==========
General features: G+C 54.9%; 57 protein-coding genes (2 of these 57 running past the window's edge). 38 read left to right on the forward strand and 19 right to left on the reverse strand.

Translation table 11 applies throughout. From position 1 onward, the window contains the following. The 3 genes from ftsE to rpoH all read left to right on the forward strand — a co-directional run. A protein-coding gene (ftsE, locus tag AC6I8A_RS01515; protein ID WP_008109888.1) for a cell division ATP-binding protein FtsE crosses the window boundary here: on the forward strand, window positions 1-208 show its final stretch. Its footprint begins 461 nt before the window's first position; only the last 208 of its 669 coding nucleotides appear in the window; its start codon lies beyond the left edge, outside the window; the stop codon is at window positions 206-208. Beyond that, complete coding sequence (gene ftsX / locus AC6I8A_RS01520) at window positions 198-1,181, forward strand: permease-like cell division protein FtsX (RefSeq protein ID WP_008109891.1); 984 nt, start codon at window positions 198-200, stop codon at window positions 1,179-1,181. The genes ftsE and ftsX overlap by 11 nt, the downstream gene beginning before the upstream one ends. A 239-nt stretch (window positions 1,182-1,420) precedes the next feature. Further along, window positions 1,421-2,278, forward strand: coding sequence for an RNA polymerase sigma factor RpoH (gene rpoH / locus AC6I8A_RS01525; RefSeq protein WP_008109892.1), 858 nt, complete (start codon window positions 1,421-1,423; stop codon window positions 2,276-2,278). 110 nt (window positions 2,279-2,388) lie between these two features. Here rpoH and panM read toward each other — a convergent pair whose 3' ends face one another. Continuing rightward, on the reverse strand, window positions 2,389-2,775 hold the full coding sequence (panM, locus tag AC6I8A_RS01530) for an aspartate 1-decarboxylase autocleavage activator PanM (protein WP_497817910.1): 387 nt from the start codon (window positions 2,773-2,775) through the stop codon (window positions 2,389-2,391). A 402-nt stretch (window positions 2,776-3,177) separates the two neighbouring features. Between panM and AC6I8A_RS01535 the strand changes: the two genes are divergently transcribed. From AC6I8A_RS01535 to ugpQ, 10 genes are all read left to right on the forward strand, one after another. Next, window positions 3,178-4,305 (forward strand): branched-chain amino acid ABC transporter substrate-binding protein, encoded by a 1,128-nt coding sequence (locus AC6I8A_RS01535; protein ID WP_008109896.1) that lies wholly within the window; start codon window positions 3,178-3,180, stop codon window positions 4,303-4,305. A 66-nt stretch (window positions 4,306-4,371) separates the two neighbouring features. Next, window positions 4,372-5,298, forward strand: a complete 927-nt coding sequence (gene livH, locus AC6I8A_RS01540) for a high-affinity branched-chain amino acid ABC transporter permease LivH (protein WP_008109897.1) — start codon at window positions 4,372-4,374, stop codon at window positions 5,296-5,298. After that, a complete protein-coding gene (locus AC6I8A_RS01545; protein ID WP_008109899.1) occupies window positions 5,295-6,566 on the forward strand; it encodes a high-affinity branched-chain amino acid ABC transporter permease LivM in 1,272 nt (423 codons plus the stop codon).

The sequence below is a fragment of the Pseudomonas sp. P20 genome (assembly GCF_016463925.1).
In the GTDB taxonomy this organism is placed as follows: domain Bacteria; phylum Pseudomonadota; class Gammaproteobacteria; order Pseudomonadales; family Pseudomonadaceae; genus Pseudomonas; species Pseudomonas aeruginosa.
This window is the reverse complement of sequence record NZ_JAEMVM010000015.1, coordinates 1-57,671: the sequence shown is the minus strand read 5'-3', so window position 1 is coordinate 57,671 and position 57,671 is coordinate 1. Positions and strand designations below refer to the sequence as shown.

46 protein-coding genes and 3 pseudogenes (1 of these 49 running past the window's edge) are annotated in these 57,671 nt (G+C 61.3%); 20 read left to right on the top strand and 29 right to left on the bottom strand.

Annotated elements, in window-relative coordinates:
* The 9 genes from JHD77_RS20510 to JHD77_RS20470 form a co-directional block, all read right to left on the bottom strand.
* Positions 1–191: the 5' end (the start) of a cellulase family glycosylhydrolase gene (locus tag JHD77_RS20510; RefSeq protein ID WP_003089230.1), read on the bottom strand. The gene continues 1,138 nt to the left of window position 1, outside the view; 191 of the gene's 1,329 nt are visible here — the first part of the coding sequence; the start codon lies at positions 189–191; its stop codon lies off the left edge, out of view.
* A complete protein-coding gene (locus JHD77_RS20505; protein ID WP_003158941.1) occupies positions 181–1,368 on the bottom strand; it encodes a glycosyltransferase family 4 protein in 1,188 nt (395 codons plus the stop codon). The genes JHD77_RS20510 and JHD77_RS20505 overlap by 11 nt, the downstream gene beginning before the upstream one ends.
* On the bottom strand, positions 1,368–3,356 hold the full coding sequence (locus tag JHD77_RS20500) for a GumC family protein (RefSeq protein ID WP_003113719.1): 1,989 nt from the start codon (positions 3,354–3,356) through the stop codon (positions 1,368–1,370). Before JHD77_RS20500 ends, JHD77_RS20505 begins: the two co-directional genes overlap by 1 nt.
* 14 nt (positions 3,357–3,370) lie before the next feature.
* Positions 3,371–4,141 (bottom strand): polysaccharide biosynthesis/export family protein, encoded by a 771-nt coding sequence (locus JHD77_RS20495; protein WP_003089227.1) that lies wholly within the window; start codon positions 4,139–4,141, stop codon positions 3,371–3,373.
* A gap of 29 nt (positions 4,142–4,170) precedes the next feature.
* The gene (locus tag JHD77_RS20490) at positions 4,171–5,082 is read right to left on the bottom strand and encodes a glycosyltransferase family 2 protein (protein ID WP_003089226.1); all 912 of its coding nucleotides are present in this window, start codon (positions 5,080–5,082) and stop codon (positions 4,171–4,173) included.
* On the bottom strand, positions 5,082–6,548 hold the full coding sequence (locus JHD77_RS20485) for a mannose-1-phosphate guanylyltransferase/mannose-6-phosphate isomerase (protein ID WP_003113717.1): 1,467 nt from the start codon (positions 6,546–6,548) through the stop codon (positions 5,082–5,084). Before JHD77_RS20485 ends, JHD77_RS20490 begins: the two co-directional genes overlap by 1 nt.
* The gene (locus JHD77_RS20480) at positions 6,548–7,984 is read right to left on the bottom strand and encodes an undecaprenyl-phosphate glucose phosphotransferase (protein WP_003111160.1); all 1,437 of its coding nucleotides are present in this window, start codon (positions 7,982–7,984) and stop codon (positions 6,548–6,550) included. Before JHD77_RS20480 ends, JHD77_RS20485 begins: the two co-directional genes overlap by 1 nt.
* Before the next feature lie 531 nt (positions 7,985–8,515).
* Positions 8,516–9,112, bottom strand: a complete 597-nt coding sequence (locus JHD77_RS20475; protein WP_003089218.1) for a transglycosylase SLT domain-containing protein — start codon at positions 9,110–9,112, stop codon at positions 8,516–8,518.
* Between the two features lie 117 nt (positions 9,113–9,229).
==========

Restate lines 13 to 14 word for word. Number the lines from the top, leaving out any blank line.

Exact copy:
* Positions 3,371–4,141 (bottom strand): polysaccharide biosynthesis/export family protein, encoded by a 771-nt coding sequence (locus JHD77_RS20495; protein WP_003089227.1) that lies wholly within the window; start codon positions 4,139–4,141, stop codon positions 3,371–3,373.
* A gap of 29 nt (positions 4,142–4,170) precedes the next feature.